A flash of light outside a plain paned window and a thunderous crash broke the monotony of the rain that had continued for the better half of the evening, the raindrops also guilty of lulling a man swaddled in linen and quilts to sleep atop his desk chair. Yet this natural alarm that cracked the sky in two with a brilliant glow did stir the man from his slumber so slightly that a hand might reach out and grasp at layers of paper that accumulated over the hours upon the desk surface. This hand was time-worn and lined with the proof of the years that had passed, but not by many winters at the barrow or tending to the shop. This hand knew the touch of a dusty tome and entire weeks devoted to turning tens of hundreds of pages, it knew the brushings of a quill pen against the fibrous parchment, the muscles beneath the worn hand knew the movements to a few but practiced incantations, from lighting a candle with a touch of heat, or charming the librarian with a spark and cheery sound. The hand also belonged to a person, who's form stirred again underneath the pile of comfort and warmth it had allotted itself this stormy night.
But yet this person did not display any more than a stir, it's heart ticked slowly in the chest, the clockwork blood engine worn after years confined to a study and a paper strewn desk. This heart could not continue to fuel the hand it had owned on it's grasp for air and allotted it to fall on the desk once more. The man's lungs protested, expanding and contracting below the heart, dragging air through the old cracked lips it had serviced for so many long nights, mouthing unsuccessfully the difficult spells and syllables that the person so wished it could. If only he had more time, if only he didn't lay dying this very moment. If only the old heart could beat for just one more night, he would become a true magician, if those old legs would carry him to his chair another time, he could finally spout flame from his fingers with no more difficulty than breathing air. If those mentioned lungs would service him just for yet a few hours, this old man could invigorate his body with but a gesture and a slash of ink on paper. If only this man, this quivering pile of skin and bone wrapped in a grave of cotton and silk, was not uttering his final desires.
The thunder struck again, and Marek awoke in the scene of his nightmare. Stacks of harmless old tomes and crumpled papers littering the corners and nooks were evidence of a studious toil and not of a caretaker's mind, an unused broom lay propped in it's corner by the oaken door leading into the rest of the stead. The study was timid, safe, and perhaps most importantly to the boy at this moment, he was alive to experience it.
The study was well lit, sun streamed through the open window, letting in not just light for his work, but the scent of the abundant nature the forest held within. Marek breathed in the wafting smell of crushed leaves and the morning dew on the grass, the rise and fall of his chest in time with the rhythmic pace that his heart conducted. Slowly, Marek rose in his chair, allowing the linen on his back to slide away, revealing a fur lined tunic that befitted the cold atmosphere of his abode. He was moving, that was a good sign. Tentatively, he reached out for the envelope that had been the fruit of his labors earlier this morning.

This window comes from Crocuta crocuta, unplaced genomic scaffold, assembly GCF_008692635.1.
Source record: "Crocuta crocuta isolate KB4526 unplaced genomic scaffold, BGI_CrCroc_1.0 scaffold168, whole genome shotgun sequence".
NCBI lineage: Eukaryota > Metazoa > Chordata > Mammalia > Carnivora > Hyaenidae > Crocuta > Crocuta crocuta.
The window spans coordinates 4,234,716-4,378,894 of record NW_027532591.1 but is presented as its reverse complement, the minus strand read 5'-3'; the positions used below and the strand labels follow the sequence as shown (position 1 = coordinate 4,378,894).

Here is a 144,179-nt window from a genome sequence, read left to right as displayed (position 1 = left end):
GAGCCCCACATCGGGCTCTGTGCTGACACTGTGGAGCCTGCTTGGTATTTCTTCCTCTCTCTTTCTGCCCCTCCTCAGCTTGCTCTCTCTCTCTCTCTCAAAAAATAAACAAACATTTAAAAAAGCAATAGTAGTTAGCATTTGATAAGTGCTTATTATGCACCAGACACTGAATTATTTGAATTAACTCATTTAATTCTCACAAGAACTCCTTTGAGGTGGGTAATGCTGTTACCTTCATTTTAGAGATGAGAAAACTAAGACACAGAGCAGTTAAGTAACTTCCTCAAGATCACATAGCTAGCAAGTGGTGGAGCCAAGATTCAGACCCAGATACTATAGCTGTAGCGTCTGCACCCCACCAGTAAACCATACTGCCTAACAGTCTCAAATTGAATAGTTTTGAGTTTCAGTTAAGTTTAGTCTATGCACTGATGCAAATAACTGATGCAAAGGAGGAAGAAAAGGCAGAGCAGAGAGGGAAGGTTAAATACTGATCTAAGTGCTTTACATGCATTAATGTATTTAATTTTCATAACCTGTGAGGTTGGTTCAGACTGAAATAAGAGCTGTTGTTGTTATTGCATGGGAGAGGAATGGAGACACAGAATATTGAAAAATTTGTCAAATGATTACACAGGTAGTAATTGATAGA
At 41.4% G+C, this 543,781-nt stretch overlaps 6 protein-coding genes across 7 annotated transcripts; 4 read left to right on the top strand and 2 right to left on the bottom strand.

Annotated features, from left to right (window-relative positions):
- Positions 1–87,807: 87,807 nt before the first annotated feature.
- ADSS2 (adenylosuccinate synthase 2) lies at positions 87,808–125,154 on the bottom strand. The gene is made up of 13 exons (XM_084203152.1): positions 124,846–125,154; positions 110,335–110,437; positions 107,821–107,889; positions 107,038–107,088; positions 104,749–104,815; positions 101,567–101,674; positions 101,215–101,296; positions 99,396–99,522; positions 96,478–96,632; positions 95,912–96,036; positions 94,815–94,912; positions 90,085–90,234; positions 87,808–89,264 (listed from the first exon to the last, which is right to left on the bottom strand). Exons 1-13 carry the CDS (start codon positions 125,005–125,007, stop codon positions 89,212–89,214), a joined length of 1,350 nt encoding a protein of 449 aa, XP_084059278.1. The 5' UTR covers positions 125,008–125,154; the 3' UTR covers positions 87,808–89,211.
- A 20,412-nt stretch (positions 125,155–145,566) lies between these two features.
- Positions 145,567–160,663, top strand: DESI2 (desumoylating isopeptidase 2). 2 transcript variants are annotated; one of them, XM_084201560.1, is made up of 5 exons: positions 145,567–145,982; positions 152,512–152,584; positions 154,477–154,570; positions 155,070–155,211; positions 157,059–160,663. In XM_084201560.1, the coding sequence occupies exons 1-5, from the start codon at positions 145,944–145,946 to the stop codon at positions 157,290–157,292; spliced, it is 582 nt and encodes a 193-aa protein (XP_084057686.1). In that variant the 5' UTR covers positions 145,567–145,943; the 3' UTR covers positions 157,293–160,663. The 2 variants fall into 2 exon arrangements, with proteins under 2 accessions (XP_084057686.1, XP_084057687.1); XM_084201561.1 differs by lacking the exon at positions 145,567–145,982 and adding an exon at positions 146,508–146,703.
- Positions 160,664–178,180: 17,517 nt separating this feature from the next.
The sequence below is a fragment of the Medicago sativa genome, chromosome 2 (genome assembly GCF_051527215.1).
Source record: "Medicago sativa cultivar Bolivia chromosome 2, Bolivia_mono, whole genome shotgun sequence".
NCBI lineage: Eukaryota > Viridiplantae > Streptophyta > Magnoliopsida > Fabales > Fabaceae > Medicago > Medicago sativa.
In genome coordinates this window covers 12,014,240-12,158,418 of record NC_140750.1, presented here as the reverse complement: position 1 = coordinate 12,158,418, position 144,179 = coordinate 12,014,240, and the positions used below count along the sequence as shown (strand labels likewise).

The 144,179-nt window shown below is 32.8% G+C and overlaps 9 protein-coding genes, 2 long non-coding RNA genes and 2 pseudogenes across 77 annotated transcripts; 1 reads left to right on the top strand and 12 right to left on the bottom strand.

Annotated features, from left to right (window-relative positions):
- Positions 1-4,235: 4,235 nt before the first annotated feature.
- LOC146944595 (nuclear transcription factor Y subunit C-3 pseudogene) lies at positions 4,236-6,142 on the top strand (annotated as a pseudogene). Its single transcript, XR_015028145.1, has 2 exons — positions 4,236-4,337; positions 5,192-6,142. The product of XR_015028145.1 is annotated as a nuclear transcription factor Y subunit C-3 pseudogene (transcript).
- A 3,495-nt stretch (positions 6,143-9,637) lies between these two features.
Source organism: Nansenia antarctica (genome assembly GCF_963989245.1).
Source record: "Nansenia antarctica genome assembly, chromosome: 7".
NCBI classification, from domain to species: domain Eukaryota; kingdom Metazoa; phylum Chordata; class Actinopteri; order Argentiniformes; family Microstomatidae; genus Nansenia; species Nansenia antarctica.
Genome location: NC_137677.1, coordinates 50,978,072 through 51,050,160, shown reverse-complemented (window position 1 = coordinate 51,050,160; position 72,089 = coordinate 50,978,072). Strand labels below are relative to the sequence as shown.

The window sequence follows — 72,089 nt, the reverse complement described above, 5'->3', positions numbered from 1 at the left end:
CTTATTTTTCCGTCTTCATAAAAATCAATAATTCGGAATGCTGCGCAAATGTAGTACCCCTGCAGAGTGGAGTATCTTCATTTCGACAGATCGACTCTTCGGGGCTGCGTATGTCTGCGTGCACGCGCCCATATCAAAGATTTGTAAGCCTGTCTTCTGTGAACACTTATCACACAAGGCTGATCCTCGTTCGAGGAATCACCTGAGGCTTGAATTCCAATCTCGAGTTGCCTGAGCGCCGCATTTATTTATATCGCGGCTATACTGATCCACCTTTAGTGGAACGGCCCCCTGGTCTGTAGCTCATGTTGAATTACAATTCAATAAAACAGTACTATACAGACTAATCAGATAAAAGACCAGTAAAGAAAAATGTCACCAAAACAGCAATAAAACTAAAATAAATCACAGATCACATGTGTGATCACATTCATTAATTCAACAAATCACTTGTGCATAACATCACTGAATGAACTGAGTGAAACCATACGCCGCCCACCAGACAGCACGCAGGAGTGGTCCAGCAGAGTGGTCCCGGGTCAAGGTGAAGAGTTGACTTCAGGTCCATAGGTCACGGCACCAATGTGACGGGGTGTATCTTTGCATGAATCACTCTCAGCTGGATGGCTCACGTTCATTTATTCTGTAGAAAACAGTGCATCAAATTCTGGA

The hand that came forward was smooth, unmarked by toil or age, except for a tiny red cut that a page turn gone awry would have caused. His living hands had the same studious quality in his nightmare, but they belonged to this much younger man, this slim built man with a heap of rich brown hair cropped close to his head. His like-colored eyes scanned the script of the envelope he had gripped tenderly in his hand with a dull stare. A request it was, he had written itself, the contents known only to him and him alone at this hour.
Yet its recipient must be made known of those lines before the day is over, if only I hadn't been daydreaming I could have taken this errand much sooner.
Marek glanced over and through the window, the sun's rays still shone brightly and strong, but it wouldn't be long, naught but a few hours, before the darkness would once again hold the landscape in it's bosom and his opportunity would have to pass until another day in that case.
[ ] Go now, there is only folly in waiting. [ ] Tomorrow is another day, no reason to be caught out in the night.
The day is still young, and even the longest of stays would only catch me walking in the earliest shade of darkness, better to leave now. The boy Marek thought to himself and the simple study. If his dream world was any indication, he mustn't wait any longer or his own mortality just might catch up to him. Nevertheless, he stole another cautious glance to the dipping pale yellow disk adorning the afternoon sky. His destination wasn't too far by foot, the ground pounding there and back was not of concern, it was the meeting that he was attending that stirred his ticking heart. The procedures of his recipient were a tome yet unopened to him, very few even truly understood the inner working of the princess' court, even if that title was but in name here in this land, she still had been known to keep an air of mystery around her.
This woman had been seen many times throughout humanity's stronghold, meeting and greeting with smiles and laughs quick to her tongue. She was referred often by one of her many titles which he had ingrained in his memory many months prior to this stage of his plan. Shoutoku Legend, True Administrator, Taoist Governor of the Universe, each one grander than the next, but there was a name she insisted on too; despite the protests of the loving city people who thought a personal name debased a woman of such stature.